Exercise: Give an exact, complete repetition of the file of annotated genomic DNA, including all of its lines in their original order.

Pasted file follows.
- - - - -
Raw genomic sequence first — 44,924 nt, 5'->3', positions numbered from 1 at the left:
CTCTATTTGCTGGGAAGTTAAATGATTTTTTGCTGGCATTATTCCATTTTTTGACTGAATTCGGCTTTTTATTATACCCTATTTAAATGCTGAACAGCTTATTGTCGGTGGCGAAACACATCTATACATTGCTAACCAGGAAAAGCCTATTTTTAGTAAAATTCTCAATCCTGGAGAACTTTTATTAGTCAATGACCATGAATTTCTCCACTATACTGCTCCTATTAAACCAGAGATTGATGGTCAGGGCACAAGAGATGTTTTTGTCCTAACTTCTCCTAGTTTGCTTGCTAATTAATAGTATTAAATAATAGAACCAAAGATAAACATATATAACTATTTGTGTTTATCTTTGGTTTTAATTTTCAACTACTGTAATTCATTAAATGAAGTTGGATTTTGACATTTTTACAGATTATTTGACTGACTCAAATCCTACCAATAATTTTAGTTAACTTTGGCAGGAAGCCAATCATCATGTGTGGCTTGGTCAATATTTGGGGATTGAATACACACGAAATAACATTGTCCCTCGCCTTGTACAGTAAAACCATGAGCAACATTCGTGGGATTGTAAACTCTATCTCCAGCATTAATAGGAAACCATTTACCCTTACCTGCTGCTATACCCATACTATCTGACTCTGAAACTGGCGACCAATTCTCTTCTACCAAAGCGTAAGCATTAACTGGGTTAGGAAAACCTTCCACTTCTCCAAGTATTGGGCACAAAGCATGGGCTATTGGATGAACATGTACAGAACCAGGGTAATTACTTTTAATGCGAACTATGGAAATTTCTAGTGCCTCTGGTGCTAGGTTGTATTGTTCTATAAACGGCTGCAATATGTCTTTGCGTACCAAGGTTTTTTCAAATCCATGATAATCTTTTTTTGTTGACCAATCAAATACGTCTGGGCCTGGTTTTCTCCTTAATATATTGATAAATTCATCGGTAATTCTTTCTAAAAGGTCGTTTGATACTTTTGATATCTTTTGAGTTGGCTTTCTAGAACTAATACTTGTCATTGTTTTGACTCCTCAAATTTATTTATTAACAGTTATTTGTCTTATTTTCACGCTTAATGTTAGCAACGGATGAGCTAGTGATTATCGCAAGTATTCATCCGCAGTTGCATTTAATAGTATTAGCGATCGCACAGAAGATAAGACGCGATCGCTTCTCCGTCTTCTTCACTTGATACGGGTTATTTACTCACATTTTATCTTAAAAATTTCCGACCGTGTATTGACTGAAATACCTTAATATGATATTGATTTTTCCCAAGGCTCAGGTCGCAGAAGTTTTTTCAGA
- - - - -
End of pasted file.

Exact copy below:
Raw genomic sequence first — 44,924 nt, 5'->3', positions numbered from 1 at the left:
CTCTATTTGCTGGGAAGTTAAATGATTTTTTGCTGGCATTATTCCATTTTTTGACTGAATTCGGCTTTTTATTATACCCTATTTAAATGCTGAACAGCTTATTGTCGGTGGCGAAACACATCTATACATTGCTAACCAGGAAAAGCCTATTTTTAGTAAAATTCTCAATCCTGGAGAACTTTTATTAGTCAATGACCATGAATTTCTCCACTATACTGCTCCTATTAAACCAGAGATTGATGGTCAGGGCACAAGAGATGTTTTTGTCCTAACTTCTCCTAGTTTGCTTGCTAATTAATAGTATTAAATAATAGAACCAAAGATAAACATATATAACTATTTGTGTTTATCTTTGGTTTTAATTTTCAACTACTGTAATTCATTAAATGAAGTTGGATTTTGACATTTTTACAGATTATTTGACTGACTCAAATCCTACCAATAATTTTAGTTAACTTTGGCAGGAAGCCAATCATCATGTGTGGCTTGGTCAATATTTGGGGATTGAATACACACGAAATAACATTGTCCCTCGCCTTGTACAGTAAAACCATGAGCAACATTCGTGGGATTGTAAACTCTATCTCCAGCATTAATAGGAAACCATTTACCCTTACCTGCTGCTATACCCATACTATCTGACTCTGAAACTGGCGACCAATTCTCTTCTACCAAAGCGTAAGCATTAACTGGGTTAGGAAAACCTTCCACTTCTCCAAGTATTGGGCACAAAGCATGGGCTATTGGATGAACATGTACAGAACCAGGGTAATTACTTTTAATGCGAACTATGGAAATTTCTAGTGCCTCTGGTGCTAGGTTGTATTGTTCTATAAACGGCTGCAATATGTCTTTGCGTACCAAGGTTTTTTCAAATCCATGATAATCTTTTTTTGTTGACCAATCAAATACGTCTGGGCCTGGTTTTCTCCTTAATATATTGATAAATTCATCGGTAATTCTTTCTAAAAGGTCGTTTGATACTTTTGATATCTTTTGAGTTGGCTTTCTAGAACTAATACTTGTCATTGTTTTGACTCCTCAAATTTATTTATTAACAGTTATTTGTCTTATTTTCACGCTTAATGTTAGCAACGGATGAGCTAGTGATTATCGCAAGTATTCATCCGCAGTTGCATTTAATAGTATTAGCGATCGCACAGAAGATAAGACGCGATCGCTTCTCCGTCTTCTTCACTTGATACGGGTTATTTACTCACATTTTATCTTAAAAATTTCCGACCGTGTATTGACTGAAATACCTTAATATGATATTGATTTTTCCCAAGGCTCAGGTCGCAGAAGTTTTTTCAGA